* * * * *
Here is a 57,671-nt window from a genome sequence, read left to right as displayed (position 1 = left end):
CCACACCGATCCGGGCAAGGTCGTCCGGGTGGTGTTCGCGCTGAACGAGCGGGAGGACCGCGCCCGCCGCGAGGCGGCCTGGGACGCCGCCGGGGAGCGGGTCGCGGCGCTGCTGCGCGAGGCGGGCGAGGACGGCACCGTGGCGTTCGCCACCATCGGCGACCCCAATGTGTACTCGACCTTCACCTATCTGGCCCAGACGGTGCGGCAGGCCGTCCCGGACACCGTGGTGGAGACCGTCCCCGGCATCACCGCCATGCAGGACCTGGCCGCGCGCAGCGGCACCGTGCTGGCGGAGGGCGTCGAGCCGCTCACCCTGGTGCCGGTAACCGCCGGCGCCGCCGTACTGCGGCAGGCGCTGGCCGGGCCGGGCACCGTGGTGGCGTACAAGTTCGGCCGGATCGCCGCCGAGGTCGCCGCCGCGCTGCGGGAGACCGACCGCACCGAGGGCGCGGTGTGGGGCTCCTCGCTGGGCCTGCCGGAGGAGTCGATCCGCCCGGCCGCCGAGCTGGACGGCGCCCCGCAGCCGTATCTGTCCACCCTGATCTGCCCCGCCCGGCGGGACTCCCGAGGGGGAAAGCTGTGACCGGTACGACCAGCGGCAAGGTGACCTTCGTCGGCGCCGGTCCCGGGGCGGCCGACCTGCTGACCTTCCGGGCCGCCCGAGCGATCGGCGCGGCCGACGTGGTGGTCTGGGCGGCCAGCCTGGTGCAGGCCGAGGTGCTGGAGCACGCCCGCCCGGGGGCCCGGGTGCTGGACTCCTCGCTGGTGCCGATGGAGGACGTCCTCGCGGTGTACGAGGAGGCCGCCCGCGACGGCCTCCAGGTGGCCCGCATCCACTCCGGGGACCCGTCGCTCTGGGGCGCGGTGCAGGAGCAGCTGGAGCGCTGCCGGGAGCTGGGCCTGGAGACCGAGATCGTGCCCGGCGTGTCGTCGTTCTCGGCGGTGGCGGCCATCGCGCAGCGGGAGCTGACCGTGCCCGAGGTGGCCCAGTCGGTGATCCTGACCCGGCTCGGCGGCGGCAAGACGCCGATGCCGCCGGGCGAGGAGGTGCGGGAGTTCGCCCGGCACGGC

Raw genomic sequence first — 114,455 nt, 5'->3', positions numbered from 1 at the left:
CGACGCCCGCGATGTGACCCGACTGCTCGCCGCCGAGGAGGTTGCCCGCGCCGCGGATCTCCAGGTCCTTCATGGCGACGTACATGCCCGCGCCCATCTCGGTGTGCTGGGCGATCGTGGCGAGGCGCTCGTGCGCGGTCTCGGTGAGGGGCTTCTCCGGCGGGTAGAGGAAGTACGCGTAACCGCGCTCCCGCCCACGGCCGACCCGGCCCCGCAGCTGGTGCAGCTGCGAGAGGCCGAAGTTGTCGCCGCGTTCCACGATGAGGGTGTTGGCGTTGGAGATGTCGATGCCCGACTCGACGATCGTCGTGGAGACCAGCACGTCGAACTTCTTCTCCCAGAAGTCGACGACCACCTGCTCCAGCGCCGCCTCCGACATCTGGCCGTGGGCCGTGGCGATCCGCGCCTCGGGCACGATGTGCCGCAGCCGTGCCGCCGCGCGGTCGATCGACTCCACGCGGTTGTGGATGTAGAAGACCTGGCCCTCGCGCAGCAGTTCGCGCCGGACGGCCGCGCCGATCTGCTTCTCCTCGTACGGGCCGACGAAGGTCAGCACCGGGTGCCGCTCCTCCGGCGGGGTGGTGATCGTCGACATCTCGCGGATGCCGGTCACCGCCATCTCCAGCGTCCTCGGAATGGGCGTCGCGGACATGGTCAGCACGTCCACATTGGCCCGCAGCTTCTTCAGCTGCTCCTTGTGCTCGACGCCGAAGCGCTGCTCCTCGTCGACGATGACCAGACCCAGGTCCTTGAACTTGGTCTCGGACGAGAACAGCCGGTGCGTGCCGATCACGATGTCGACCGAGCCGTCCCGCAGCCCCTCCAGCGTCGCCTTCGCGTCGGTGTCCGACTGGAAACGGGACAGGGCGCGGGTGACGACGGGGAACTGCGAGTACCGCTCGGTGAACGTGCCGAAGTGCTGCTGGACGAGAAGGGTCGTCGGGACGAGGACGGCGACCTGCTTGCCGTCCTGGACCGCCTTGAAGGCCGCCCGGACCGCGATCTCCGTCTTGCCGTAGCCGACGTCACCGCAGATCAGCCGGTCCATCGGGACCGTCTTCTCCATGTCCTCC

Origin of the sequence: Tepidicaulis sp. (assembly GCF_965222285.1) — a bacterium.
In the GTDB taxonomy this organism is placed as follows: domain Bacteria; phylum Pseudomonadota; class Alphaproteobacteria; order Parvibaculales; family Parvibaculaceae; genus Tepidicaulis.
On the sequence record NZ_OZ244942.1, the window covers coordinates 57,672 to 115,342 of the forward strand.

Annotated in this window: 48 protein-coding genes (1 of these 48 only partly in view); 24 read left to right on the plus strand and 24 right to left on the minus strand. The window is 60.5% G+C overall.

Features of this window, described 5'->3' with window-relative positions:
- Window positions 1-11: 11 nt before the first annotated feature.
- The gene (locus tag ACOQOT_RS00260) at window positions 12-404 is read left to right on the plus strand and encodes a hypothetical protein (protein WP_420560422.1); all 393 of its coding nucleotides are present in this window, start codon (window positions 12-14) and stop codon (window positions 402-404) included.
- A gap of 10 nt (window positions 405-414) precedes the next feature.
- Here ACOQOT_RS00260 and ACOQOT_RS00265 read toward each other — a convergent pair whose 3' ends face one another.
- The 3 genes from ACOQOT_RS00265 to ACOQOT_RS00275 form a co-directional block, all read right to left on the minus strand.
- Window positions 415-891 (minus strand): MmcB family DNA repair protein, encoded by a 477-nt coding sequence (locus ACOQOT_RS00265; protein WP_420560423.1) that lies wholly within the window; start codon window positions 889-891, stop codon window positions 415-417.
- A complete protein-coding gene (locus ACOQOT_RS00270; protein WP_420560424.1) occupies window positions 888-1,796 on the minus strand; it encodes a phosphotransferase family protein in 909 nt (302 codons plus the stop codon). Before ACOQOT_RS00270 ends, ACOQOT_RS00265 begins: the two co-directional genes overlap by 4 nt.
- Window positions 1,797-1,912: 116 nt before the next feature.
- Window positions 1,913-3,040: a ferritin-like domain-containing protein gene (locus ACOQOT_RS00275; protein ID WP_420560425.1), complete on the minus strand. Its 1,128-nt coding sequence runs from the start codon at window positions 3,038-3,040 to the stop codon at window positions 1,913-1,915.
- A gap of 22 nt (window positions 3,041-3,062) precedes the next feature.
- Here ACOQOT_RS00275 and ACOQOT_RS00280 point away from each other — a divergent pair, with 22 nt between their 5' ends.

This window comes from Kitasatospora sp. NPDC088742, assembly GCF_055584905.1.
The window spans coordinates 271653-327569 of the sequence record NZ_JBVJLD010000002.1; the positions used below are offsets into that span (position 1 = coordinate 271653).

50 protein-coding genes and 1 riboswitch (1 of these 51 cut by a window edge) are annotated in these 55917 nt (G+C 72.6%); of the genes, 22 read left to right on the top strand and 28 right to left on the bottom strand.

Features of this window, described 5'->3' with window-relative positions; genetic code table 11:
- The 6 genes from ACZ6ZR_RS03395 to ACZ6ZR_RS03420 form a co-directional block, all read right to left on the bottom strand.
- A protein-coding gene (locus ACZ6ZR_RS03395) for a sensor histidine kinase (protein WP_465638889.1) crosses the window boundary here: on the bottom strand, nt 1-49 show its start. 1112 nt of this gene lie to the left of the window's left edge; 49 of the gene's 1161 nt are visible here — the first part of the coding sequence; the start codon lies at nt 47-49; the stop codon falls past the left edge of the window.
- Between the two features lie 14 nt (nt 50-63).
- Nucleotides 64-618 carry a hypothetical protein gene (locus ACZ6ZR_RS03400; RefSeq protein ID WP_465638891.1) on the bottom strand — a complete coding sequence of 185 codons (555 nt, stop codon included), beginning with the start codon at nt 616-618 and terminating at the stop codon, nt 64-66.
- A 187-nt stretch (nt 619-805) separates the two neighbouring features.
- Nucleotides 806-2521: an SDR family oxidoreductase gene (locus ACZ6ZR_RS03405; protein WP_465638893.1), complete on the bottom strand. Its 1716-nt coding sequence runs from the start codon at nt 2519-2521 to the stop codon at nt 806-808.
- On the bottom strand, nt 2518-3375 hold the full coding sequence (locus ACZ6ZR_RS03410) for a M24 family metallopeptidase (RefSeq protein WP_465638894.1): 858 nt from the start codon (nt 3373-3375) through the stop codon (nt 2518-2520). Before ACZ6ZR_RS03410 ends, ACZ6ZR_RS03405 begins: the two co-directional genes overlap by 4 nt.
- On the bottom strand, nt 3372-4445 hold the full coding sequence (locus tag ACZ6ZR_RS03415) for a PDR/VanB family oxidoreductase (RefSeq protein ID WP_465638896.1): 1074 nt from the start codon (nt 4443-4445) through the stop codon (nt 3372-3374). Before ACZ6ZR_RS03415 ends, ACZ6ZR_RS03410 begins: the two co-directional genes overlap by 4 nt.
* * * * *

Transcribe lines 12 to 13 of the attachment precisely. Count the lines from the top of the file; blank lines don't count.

- A gap of 10 nt (window positions 405-414) precedes the next feature.
- Here ACOQOT_RS00260 and ACOQOT_RS00265 read toward each other — a convergent pair whose 3' ends face one another.